I will paint a landscape –
Hills ripped by streams
Strokes of aromatic breeze, massage
For the ache in your furrows.
I’ll make you look forward to tomorrow.
Notably, as a writer, I learned from how Jide Badmus gives an ending to his works that make you return to read the beginning. I also enjoyed the effortless use of rhymes in some of the poems.
In Just Lie Here with me on page 40 of Scripture, Jide writes,
You led me to the thrones of hell
And smuggled me into heavenly bliss.
You bound me with your sensual spell
And made me beg for release!
You shed your leaves and danced bare
You told me Just lie here
But I can’t breathe, I can’t lie still –
I can’t contain this fire that threatens to spill.
The eros in his poems as igniting as they are remains quite gentle for listening. This poem and others in Chapter 4 of Scripture titled When Words Become Moans embody a modern honesty but using traditional writing patterns that somewhat help maintain its modesty. To begin this chapter, Jide writes,
…gods wander into sensual zones
and become as soft stones.
The flawless seaming of the themes in Scripture is quite impressive, and at the end of my reading, I asked myself, How do you begin a sentence with God with a middle of eros without feeling like a sinner? I realized that despite each chapter’s difference, the seamlessness was by the constancy of God or something relative and heavenly that allowed an easy acceptance for the least innocent.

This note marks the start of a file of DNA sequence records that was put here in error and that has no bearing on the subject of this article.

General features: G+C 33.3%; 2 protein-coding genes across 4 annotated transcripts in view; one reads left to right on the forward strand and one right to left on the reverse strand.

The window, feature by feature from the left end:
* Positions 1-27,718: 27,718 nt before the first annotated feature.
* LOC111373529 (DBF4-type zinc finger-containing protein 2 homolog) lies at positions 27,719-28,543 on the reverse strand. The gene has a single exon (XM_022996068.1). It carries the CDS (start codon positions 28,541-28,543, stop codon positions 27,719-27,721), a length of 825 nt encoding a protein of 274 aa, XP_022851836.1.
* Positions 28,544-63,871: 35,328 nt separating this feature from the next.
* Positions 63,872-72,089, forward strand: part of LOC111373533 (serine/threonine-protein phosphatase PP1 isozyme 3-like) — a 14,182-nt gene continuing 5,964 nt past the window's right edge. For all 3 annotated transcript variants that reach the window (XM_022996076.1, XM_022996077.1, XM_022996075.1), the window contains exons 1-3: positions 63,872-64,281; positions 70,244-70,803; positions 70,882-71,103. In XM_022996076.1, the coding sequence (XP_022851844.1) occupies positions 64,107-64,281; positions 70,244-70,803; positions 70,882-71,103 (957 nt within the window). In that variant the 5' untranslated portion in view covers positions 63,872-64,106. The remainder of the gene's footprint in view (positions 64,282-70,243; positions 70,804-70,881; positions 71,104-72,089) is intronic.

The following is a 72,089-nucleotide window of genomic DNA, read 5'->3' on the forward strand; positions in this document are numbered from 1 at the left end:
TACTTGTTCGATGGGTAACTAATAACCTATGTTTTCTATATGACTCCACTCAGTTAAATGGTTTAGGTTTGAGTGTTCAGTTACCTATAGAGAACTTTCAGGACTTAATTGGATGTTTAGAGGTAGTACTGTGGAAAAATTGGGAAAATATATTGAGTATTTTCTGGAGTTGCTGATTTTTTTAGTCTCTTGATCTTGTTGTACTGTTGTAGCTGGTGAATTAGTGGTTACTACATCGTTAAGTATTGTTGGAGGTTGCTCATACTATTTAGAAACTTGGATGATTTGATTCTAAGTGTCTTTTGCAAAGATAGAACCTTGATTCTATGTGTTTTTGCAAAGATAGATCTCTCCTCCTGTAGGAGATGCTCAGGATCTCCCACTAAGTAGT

Speaking of God, the beginning of Scripture wander into the more spiritual sphere of a man seeking God to find himself. Jide Badmus writes;
I seek to explore the path of God
And find the key to self.
My quest is perfectly flawed.
From that, I experienced a ha-ha moment of how man often treats God as a means to an end, forgetting that God is the beginning and the end. While I was aware of this, it dawned to me in a more eye-opening manner that if you search for God diligently, you wouldn’t need to find anything else because, in Him, there is all.
I am always consistently impressed by the works of writers such as Jide Badmus, who - while catering to the reader’s experience still write in such a way that would be beneficial to a writer’s analysis and learning. It is sometimes rare to strike that balance, but he did it well.
Additionally, I have found that in the works of other brilliant anthologies by significant writers, they usually pick just one idea or concept and play with it in all aspects. I recently pointed out to another writer that if you analyze Pamilerin Jacob’s Gospels of Depression, for example, the central theme is mental health, then the breakdown includes mental health and religion, mental health and culture, mental health and medicine, mental health and family and so much more. In Theresa Lola’s recent anthology titled Equilibrium, her picking was the Alzheimer disease, and she presented it in the context of health, family, technology, self, and so much more. In Jide Badmus’ Scripture, you would find, God; and self, love, eros, nature, and melancholy.